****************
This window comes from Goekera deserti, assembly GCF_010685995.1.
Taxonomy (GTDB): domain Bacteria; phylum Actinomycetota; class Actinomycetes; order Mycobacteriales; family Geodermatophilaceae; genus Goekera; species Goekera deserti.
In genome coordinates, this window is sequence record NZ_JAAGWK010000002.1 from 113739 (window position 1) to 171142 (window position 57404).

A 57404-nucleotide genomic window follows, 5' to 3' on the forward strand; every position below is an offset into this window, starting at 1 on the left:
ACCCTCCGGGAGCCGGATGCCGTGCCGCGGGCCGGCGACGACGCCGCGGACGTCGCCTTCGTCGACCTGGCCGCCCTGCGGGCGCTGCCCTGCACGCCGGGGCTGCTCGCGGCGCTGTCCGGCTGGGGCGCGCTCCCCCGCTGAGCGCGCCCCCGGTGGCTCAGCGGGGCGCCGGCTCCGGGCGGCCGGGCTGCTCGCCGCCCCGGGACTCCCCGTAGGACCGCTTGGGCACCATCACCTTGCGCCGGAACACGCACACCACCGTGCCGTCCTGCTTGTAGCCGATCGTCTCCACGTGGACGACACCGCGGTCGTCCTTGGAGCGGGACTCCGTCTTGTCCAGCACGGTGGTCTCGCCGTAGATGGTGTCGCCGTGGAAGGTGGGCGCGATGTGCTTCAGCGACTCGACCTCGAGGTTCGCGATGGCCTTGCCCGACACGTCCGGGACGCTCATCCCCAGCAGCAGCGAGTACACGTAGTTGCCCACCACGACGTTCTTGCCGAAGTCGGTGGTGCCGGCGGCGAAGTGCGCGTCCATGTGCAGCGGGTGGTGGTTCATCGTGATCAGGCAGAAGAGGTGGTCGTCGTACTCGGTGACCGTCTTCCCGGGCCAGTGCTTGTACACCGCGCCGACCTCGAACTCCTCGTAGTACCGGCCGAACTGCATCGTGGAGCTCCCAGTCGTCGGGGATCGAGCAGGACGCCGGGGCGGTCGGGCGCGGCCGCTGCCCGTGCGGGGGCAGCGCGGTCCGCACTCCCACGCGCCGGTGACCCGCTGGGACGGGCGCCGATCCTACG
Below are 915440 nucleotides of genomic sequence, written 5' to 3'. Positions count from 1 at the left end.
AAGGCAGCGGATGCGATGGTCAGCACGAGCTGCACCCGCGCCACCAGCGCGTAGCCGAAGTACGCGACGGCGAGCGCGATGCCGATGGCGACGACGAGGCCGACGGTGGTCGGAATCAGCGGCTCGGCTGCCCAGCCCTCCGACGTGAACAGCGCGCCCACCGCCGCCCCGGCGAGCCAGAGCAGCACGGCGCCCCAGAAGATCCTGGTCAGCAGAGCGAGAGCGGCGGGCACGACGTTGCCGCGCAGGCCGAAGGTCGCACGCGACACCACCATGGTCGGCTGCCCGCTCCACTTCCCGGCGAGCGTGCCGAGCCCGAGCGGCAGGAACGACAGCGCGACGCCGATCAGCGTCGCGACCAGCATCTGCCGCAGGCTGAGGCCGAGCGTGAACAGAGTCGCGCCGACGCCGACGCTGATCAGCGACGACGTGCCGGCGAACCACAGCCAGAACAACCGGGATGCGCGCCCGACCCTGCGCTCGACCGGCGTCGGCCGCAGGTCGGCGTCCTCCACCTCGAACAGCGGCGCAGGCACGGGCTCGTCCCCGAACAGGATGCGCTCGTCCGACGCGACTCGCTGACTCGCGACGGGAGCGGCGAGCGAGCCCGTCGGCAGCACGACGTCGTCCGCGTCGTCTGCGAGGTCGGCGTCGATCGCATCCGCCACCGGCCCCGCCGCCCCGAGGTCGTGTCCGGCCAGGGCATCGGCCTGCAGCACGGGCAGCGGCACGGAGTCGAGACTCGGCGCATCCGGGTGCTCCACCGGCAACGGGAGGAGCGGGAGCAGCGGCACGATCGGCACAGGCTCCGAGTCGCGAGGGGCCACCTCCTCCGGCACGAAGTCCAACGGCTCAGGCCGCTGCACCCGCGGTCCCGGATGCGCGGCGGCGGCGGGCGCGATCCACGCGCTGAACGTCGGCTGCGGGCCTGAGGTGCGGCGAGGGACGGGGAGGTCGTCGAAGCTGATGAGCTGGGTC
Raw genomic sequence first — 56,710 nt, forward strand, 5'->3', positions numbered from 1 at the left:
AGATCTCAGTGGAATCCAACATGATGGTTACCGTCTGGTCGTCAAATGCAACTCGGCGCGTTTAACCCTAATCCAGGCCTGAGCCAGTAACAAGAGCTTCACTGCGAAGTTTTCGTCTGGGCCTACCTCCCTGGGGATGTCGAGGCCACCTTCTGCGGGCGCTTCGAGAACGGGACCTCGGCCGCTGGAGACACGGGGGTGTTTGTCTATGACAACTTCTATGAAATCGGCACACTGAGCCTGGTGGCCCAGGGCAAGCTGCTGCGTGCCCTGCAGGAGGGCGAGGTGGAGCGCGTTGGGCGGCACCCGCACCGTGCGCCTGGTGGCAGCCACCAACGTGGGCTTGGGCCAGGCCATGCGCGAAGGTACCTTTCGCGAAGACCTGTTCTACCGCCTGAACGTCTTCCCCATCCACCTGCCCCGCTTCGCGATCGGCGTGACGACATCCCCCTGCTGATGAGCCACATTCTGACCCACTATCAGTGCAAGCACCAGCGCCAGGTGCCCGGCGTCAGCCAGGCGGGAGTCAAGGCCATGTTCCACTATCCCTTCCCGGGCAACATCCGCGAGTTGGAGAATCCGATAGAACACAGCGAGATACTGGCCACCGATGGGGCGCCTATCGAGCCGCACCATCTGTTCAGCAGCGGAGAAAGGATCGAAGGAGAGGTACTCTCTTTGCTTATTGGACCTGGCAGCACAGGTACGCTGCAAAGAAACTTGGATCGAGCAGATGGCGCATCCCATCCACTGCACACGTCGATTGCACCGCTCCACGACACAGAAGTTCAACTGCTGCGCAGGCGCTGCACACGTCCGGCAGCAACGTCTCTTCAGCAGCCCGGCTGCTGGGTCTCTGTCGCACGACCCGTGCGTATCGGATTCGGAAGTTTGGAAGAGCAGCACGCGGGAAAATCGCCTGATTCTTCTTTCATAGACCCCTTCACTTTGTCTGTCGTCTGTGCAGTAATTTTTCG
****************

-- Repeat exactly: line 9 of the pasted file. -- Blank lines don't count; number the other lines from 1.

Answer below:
AGATCTCAGTGGAATCCAACATGATGGTTACCGTCTGGTCGTCAAATGCAACTCGGCGCGTTTAACCCTAATCCAGGCCTGAGCCAGTAACAAGAGCTTCACTGCGAAGTTTTCGTCTGGGCCTACCTCCCTGGGGATGTCGAGGCCACCTTCTGCGGGCGCTTCGAGAACGGGACCTCGGCCGCTGGAGACACGGGGGTGTTTGTCTATGACAACTTCTATGAAATCGGCACACTGAGCCTGGTGGCCCAGGGCAAGCTGCTGCGTGCCCTGCAGGAGGGCGAGGTGGAGCGCGTTGGGCGGCACCCGCACCGTGCGCCTGGTGGCAGCCACCAACGTGGGCTTGGGCCAGGCCATGCGCGAAGGTACCTTTCGCGAAGACCTGTTCTACCGCCTGAACGTCTTCCCCATCCACCTGCCCCGCTTCGCGATCGGCGTGACGACATCCCCCTGCTGATGAGCCACATTCTGACCCACTATCAGTGCAAGCACCAGCGCCAGGTGCCCGGCGTCAGCCAGGCGGGAGTCAAGGCCATGTTCCACTATCCCTTCCCGGGCAACATCCGCGAGTTGGAGAATCCGATAGAACACAGCGAGATACTGGCCACCGATGGGGCGCCTATCGAGCCGCACCATCTGTTCAGCAGCGGAGAAAGGATCGAAGGAGAGGTACTCTCTTTGCTTATTGGACCTGGCAGCACAGGTACGCTGCAAAGAAACTTGGATCGAGCAGATGGCGCATCCCATCCACTGCACACGTCGATTGCACCGCTCCACGACACAGAAGTTCAACTGCTGCGCAGGCGCTGCACACGTCCGGCAGCAACGTCTCTTCAGCAGCCCGGCTGCTGGGTCTCTGTCGCACGACCCGTGCGTATCGGATTCGGAAGTTTGGAAGAGCAGCACGCGGGAAAATCGCCTGATTCTTCTTTCATAGACCCCTTCACTTTGTCTGTCGTCTGTGCAGTAATTTTTCG